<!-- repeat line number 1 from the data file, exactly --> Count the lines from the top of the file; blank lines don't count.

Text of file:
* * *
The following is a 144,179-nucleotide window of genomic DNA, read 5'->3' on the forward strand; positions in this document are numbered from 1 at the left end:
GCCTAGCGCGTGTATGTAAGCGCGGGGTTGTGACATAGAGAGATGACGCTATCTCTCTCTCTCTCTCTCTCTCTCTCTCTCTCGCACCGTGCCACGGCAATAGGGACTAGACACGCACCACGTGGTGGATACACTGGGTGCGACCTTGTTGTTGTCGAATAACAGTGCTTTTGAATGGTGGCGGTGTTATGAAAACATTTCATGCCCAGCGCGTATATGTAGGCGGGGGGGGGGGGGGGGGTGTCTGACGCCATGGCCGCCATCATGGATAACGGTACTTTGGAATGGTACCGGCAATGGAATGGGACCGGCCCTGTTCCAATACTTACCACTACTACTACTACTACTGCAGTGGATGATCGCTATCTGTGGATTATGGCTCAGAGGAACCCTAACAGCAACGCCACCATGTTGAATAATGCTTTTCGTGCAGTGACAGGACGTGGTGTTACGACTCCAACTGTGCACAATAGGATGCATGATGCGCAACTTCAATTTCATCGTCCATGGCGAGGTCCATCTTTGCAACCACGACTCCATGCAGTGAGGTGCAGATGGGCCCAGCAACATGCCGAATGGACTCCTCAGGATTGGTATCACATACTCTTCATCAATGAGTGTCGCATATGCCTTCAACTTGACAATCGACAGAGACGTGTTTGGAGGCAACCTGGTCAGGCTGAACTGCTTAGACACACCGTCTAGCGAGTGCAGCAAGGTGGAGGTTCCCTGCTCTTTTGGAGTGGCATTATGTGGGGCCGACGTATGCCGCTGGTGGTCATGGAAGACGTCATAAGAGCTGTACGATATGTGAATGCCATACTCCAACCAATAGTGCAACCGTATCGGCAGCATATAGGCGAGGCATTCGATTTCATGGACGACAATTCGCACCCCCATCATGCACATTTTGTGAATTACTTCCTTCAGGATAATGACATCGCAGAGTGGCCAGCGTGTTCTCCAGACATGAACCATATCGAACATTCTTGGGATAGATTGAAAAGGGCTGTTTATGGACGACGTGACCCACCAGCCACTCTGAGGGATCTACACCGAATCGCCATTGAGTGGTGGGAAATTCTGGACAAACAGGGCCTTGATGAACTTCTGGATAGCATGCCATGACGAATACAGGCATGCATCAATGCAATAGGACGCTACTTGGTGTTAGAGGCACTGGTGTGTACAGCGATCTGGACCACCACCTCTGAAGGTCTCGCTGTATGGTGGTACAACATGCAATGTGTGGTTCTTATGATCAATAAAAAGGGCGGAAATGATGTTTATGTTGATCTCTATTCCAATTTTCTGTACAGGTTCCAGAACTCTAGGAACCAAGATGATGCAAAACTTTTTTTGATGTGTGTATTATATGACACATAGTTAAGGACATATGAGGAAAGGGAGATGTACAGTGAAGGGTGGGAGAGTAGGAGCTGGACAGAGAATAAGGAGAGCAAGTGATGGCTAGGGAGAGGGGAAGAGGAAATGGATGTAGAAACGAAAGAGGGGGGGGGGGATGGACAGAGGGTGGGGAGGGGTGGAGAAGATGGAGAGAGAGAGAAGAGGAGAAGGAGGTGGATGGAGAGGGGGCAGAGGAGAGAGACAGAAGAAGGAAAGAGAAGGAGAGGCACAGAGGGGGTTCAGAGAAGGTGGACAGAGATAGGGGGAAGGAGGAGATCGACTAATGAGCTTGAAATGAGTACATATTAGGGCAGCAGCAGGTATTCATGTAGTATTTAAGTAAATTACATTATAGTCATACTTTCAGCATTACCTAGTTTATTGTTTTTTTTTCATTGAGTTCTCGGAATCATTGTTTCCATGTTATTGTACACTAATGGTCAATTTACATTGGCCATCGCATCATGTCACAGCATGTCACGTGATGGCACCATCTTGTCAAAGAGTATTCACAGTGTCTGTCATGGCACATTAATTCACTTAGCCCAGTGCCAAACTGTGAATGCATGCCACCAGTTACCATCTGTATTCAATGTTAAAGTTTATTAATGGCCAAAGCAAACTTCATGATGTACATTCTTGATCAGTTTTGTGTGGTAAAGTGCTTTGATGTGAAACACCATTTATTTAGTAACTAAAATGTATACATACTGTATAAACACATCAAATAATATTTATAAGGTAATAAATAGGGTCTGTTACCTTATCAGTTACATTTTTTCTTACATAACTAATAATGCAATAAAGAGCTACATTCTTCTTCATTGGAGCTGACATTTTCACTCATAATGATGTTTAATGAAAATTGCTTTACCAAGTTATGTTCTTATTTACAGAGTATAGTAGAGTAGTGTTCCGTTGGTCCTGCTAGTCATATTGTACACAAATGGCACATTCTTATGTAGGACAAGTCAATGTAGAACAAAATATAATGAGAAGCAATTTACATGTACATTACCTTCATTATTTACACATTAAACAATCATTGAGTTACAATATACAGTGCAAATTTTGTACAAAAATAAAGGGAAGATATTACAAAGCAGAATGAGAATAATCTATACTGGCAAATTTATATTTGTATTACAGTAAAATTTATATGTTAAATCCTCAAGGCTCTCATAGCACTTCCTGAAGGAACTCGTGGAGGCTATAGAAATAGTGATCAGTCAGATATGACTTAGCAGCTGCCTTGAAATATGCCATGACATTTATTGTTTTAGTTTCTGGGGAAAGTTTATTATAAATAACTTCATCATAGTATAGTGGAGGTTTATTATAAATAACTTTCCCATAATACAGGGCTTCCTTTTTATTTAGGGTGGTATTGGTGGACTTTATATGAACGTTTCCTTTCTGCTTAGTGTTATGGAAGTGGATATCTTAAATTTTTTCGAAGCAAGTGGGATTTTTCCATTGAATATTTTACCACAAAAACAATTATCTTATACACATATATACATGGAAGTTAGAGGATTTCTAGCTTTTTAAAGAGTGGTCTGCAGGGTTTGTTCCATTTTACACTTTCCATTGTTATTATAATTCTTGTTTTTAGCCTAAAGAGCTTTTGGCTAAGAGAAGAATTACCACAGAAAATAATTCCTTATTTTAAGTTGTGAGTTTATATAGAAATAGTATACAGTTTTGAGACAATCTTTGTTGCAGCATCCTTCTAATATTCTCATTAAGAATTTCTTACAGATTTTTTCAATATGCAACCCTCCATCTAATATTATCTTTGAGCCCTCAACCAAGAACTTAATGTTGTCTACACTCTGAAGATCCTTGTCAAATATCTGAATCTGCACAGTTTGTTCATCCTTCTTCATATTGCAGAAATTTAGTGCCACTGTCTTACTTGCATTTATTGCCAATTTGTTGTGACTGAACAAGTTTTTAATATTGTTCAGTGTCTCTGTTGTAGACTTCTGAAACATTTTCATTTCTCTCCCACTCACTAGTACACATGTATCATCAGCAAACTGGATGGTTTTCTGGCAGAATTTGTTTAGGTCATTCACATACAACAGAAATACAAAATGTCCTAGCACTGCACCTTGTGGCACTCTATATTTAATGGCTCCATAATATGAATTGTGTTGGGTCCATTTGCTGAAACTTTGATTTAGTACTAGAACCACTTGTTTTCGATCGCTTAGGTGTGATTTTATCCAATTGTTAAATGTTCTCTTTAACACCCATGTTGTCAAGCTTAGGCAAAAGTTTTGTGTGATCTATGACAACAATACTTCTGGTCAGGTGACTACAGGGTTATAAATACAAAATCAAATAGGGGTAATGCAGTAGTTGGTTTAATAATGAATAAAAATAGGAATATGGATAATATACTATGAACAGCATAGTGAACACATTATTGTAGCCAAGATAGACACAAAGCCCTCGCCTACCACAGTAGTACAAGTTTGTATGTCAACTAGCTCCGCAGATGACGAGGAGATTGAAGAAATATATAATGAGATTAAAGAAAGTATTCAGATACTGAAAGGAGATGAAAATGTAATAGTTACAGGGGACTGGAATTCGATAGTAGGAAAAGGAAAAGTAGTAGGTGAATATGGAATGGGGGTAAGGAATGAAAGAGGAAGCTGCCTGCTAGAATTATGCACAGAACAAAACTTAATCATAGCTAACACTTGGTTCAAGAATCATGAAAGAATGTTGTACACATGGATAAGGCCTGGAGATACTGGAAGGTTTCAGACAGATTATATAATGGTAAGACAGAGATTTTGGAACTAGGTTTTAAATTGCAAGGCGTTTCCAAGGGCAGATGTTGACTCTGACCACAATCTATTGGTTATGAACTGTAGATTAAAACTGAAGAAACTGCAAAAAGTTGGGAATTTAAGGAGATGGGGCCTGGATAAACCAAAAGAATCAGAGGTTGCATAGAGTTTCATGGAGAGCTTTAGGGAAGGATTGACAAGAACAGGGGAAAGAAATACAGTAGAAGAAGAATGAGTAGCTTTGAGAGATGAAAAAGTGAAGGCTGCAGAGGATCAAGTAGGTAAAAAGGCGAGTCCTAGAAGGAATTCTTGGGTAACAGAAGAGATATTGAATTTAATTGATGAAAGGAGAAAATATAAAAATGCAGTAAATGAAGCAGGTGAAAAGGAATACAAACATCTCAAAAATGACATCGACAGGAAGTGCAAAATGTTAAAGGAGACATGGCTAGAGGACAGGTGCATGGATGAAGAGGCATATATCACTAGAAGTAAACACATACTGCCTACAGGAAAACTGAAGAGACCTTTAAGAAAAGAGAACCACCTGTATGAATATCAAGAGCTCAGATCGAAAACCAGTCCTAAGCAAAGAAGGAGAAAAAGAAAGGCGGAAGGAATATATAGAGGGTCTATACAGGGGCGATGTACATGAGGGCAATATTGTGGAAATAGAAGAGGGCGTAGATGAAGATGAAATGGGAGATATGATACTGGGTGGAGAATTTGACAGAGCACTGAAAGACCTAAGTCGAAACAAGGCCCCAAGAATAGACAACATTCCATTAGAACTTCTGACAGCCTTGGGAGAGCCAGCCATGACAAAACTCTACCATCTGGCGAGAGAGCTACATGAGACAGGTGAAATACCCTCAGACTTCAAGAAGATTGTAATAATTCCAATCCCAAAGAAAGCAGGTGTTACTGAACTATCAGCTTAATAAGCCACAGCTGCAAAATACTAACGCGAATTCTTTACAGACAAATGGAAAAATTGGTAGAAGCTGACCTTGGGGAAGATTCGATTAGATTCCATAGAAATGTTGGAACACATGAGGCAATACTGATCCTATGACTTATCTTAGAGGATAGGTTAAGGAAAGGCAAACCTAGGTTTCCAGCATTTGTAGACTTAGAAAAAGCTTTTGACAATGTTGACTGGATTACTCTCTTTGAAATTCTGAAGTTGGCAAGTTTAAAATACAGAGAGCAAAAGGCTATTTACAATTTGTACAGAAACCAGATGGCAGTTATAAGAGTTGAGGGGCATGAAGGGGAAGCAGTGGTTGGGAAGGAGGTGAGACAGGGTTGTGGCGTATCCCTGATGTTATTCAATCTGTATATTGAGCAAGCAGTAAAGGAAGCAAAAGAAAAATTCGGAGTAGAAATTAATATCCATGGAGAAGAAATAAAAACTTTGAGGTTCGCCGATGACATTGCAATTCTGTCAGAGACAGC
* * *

The following is a 144,179-nucleotide window of genomic DNA, read 5'->3' on the forward strand; positions in this document are numbered from 1 at the left end: